President Barack Obama on Friday talked about the Trayvon Martin verdict.

Rally for Trayvon Martin scheduled

The Coalition (People United To Take Back Our Community) will hold a Justice for Trayvon Martin rally from noon to 2 p.m. Saturday at the U.S. Customhouse steps at 200 E. Bay St.

The rally is in support of the Rev. Al Sharpton’s pledge to hold rallies in 100 cities across the country to press for federal civil rights charges to be filed against George Zimmerman.

Scheduled to speak are state Rep. Wendell Gilliard, Marlon Kimpson, Dot Scott, Ed Bryant, Thaddeus John Bell, the Rev. Dr. Jimmy Gallant, James Johnson and Thomas Dixon.

For details, call James Johnson at 843-532-0787 or Thomas Dixon at 843-437-1949.

The Post and Courier asked people if they think his comments will help Americans understand and move on.

Here are some of their responses:

“I don’t really care what Obama has to say about racially profiling and murdering teenagers. In 2011 Obama profiled and murdered a 16-year-old American citizen named Abdulrahman al-Awlaki. When asked about it, Robert Gibbs said if he didn’t want to be killed he ‘should have (had) a far more responsible father.’ Can you imagine what would happen if a Republican said that about Trayvon Martin?

I’d rather read what someone like Ta-Nehisi Coates or Jelani Cobb has to say instead.”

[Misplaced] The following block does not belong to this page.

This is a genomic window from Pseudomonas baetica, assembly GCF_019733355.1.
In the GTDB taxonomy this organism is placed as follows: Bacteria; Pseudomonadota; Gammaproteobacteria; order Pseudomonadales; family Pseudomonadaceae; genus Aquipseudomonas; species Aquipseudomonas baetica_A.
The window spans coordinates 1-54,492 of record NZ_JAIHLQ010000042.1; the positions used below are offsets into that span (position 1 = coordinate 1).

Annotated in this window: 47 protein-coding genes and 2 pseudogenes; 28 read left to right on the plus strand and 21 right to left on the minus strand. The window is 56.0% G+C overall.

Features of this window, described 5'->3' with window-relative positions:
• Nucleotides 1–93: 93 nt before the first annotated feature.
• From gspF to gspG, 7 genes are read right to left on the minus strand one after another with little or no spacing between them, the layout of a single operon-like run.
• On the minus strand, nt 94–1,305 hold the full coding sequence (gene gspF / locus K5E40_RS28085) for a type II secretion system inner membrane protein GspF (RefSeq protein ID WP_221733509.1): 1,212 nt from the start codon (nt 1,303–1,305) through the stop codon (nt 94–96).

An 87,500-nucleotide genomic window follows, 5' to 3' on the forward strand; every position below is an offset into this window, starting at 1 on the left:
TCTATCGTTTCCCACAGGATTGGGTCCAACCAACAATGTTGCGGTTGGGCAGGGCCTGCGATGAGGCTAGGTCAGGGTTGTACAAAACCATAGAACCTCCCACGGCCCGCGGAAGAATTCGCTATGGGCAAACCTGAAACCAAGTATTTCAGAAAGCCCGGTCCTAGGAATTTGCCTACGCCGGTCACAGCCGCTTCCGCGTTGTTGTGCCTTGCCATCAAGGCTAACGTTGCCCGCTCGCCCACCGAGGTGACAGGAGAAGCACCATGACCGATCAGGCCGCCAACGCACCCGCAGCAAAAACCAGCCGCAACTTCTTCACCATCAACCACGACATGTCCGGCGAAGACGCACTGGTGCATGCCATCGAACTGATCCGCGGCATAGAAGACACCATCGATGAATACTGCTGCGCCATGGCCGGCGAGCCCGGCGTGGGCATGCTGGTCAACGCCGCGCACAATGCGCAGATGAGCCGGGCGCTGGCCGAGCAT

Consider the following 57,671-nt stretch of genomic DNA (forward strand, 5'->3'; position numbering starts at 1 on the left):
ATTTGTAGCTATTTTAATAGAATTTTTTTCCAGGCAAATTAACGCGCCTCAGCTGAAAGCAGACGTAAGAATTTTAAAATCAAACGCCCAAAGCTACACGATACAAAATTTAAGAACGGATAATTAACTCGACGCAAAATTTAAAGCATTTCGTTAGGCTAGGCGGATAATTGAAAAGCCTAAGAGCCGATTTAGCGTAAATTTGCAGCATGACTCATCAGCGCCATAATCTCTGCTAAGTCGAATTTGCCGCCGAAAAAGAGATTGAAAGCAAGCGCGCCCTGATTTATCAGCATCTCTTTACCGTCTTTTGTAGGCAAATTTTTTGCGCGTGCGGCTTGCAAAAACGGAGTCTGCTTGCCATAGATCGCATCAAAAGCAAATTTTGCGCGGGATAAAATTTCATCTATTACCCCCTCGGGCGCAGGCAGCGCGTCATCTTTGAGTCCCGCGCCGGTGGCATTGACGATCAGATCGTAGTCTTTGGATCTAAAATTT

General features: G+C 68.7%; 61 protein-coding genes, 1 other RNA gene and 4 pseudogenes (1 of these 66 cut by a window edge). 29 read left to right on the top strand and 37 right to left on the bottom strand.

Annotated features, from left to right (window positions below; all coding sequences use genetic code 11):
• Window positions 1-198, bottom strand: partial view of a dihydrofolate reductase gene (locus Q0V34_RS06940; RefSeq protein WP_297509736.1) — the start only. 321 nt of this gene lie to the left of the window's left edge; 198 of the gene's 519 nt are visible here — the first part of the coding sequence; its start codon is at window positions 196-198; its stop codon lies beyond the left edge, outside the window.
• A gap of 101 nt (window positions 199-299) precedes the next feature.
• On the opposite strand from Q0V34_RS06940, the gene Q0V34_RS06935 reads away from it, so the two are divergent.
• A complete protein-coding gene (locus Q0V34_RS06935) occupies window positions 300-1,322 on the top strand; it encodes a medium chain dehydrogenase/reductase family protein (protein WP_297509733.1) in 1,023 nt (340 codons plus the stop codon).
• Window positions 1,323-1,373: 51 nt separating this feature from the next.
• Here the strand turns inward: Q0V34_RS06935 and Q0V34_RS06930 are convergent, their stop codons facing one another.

Jeremy McLellan, Charleston

“It is what I have been trying to articulate all week!”

Pat Jones, Charleston

“The president is very much enjoying this distraction from his own failings, and I imagine he’ll milk it for all it is worth.”

Jimmy Ryan, Isle of Palms

“I think his comments were certainly fueling a fire. ... His comments were narrow in their scope but yet broad in how he referred to the African-American community as whole. Bigger than any of this what truly upsets me is that the ‘light’ has been taken off of the fact that a young man was murdered and a family lost their son ... regardless of color, he was a young man and a son, a friend ... many people (of a variety of skin colors) are now using this boy’s murder for their agenda and it is disgusting.

Renee Eubanks, Mount Pleasant

“As a black man, I agreed with what he said. He talked about things we have all experienced. At the same time, I think it’s time for us to move on, start healing.”

Robert Pinckney, Summerville